Common Ground

Late last night, when I was trying to make sense of why anyone would be surprised with the entirely predictable results of the New York primary, I said that Bernie and Hillary now face an end game where their interests overlap. Let’s use the light of a new day to reflect on that a little bit, because the way this energetically contested nomination process ends is and always has been the most important matter facing the Democratic Party and its voters.

Bernie Sanders is running a movement campaign and he has tapped into a deep well of anger and frustration with the political system and how it favors the interests of those wealthy enough to dominate it. He did not invent this movement, resonant as it is with the critique of netroots progressives and Occupy Wall Street, but he did galvanize it and give it a dynamic mainstream voice. It’s the reason he plays to large and passionate crowds and can raise millions from small dollar contributors who believe in his message and keep him going even when he suffers setbacks like he did yesterday in New York. His success propelling the progressive movement has been the story of the campaign on the Democratic side. He has driven Hillary Clinton to assume a much more progressive posture than she had before the primaries began. He has forced Democratic Party elites to acknowledge that their base voters, especially their younger voters, are restless for a change in how the party does business. Bernie has called on his supporters to stage a political revolution and they have responded.

But to win a presidential nomination you need a broad coalition, and we have known since Super Tuesday that the Sanders campaign wasn’t quite there. He has performed well in caucus states where intensity factors heavily into results, in states with limited diversity, in open primary states where he could draw on his appeal to unaffiliated voters, and in states where younger voters turned out in large numbers. He has performed poorly everywhere else, getting shut out in the South with its large share of African American voters and in every large industrial state save Michigan. Hillary’s coalition may be less intense but it is wide ranging, and it’s allowing her to win the states where the delegates are. There are still technically enough delegates remaining for Sanders to overtake Clinton, but they are in large, complex states like Pennsylvania, California and New Jersey that look like states where he has struggled. And if Sanders cannot overtake Clinton in the earned delegate count, there is no reason for superdelegates to flock to his side.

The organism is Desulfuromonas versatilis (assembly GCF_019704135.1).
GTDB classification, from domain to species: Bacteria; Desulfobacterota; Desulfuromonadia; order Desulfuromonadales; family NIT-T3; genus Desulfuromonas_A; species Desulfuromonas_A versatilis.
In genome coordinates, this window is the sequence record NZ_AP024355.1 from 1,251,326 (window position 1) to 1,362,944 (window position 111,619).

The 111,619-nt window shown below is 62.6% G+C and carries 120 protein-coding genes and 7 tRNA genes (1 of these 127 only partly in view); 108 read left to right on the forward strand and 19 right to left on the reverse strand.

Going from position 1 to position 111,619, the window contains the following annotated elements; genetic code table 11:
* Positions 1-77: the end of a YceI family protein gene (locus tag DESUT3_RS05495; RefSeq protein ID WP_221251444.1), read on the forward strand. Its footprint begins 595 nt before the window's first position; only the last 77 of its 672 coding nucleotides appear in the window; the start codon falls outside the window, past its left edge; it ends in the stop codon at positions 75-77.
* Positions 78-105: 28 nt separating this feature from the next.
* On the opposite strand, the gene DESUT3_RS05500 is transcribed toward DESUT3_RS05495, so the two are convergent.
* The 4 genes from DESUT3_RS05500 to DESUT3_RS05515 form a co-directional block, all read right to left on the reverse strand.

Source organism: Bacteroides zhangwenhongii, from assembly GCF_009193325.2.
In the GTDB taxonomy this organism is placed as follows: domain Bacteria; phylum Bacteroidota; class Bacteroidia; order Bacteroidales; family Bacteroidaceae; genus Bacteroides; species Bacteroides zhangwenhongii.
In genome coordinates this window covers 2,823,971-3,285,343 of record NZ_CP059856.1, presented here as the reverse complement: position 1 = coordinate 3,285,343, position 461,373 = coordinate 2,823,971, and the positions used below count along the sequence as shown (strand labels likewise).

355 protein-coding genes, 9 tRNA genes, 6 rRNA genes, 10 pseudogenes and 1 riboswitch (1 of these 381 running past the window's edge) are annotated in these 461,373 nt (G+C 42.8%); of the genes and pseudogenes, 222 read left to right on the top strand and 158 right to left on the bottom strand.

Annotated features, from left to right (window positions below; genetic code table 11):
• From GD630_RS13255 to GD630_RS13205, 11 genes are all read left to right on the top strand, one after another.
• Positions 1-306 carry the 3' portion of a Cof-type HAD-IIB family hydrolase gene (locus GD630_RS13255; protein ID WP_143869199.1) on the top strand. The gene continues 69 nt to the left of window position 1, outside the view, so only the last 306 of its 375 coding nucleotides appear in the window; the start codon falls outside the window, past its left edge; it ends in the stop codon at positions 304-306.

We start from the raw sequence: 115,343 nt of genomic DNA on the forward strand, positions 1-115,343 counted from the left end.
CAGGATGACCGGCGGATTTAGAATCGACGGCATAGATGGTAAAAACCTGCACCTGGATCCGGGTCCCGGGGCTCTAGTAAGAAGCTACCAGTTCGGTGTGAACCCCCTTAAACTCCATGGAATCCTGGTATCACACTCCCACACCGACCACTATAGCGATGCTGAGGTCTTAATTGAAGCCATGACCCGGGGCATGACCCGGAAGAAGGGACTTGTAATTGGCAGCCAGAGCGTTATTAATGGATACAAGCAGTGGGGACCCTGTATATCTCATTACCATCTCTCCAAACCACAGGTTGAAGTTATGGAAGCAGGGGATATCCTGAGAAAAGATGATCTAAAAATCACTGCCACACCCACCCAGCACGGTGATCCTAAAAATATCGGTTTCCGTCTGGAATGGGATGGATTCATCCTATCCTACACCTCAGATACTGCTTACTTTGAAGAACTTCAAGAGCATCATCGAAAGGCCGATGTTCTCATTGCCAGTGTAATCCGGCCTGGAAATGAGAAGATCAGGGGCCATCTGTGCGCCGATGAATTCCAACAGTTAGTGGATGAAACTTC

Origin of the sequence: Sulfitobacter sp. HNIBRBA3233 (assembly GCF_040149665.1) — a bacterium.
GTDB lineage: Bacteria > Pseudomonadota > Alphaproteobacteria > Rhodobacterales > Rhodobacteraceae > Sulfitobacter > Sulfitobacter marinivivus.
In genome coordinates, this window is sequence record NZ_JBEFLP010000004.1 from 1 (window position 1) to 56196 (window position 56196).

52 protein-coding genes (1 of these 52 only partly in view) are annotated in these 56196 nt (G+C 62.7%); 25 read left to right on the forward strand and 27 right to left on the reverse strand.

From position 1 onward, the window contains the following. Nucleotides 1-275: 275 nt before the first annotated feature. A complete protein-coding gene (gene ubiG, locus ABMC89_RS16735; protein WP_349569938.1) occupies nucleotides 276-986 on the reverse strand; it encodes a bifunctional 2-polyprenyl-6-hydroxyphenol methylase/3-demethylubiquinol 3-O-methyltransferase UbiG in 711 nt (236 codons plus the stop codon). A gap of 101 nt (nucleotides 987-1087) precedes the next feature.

I don’t doubt that Bernie Sanders wants to be president. He may even believe there is still a path to the nomination. But we are nearing the point where the dwindling number of remaining contests will force the issue of how he can transition out of the campaign without undermining everything that campaign has accomplished. For Democrats, this is what the early summer months will be about.

Bernie is well positioned to take his message to a broader electorate and further his cause. He will have the resources to put his mark on the fall campaign, as he will arrive at the Philadelphia convention with a large enough contingent of delegates to exert influence on the party platform. More importantly, he will arrive with the support of millions of people who believe in his message and rallied to his candidacy, voters Hillary will need on her side in November. If exit polls are to be believed, she will inherit many but hardly all of Bernie’s supporters. To bring in the balance of those voters and unite the party around her candidacy, she will need to find a way to reach voters who believe she is the poison fruit of the system that Bernie wants to upend. And she can best reach those voters if she can reach their leader.